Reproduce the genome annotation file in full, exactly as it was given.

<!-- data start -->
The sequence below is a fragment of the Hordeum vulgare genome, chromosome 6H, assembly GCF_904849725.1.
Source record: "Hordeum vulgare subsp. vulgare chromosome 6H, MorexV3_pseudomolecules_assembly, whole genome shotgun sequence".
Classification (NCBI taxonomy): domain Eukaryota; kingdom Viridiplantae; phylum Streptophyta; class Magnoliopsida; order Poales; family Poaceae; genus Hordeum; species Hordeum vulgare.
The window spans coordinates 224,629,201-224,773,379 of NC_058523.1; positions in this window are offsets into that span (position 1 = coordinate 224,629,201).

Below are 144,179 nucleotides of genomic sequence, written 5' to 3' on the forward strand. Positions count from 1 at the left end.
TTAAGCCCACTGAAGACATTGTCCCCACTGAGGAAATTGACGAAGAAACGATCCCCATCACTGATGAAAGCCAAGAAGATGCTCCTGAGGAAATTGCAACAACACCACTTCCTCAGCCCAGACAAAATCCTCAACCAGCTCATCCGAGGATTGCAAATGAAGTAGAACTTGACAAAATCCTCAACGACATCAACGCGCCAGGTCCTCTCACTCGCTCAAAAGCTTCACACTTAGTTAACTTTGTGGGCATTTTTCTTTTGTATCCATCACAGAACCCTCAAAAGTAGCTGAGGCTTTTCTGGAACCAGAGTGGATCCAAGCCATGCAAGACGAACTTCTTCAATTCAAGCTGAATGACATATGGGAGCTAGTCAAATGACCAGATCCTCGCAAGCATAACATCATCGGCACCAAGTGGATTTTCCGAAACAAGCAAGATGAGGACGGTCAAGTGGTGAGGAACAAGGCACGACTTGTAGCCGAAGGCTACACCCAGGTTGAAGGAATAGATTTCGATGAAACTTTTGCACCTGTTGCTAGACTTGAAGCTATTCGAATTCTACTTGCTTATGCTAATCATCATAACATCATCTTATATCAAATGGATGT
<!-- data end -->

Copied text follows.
The sequence below is a fragment of the Hordeum vulgare genome, chromosome 6H, assembly GCF_904849725.1.
Source record: "Hordeum vulgare subsp. vulgare chromosome 6H, MorexV3_pseudomolecules_assembly, whole genome shotgun sequence".
Classification (NCBI taxonomy): domain Eukaryota; kingdom Viridiplantae; phylum Streptophyta; class Magnoliopsida; order Poales; family Poaceae; genus Hordeum; species Hordeum vulgare.
The window spans coordinates 224,629,201-224,773,379 of NC_058523.1; positions in this window are offsets into that span (position 1 = coordinate 224,629,201).

Below are 144,179 nucleotides of genomic sequence, written 5' to 3' on the forward strand. Positions count from 1 at the left end.
TTAAGCCCACTGAAGACATTGTCCCCACTGAGGAAATTGACGAAGAAACGATCCCCATCACTGATGAAAGCCAAGAAGATGCTCCTGAGGAAATTGCAACAACACCACTTCCTCAGCCCAGACAAAATCCTCAACCAGCTCATCCGAGGATTGCAAATGAAGTAGAACTTGACAAAATCCTCAACGACATCAACGCGCCAGGTCCTCTCACTCGCTCAAAAGCTTCACACTTAGTTAACTTTGTGGGCATTTTTCTTTTGTATCCATCACAGAACCCTCAAAAGTAGCTGAGGCTTTTCTGGAACCAGAGTGGATCCAAGCCATGCAAGACGAACTTCTTCAATTCAAGCTGAATGACATATGGGAGCTAGTCAAATGACCAGATCCTCGCAAGCATAACATCATCGGCACCAAGTGGATTTTCCGAAACAAGCAAGATGAGGACGGTCAAGTGGTGAGGAACAAGGCACGACTTGTAGCCGAAGGCTACACCCAGGTTGAAGGAATAGATTTCGATGAAACTTTTGCACCTGTTGCTAGACTTGAAGCTATTCGAATTCTACTTGCTTATGCTAATCATCATAACATCATCTTATATCAAATGGATGT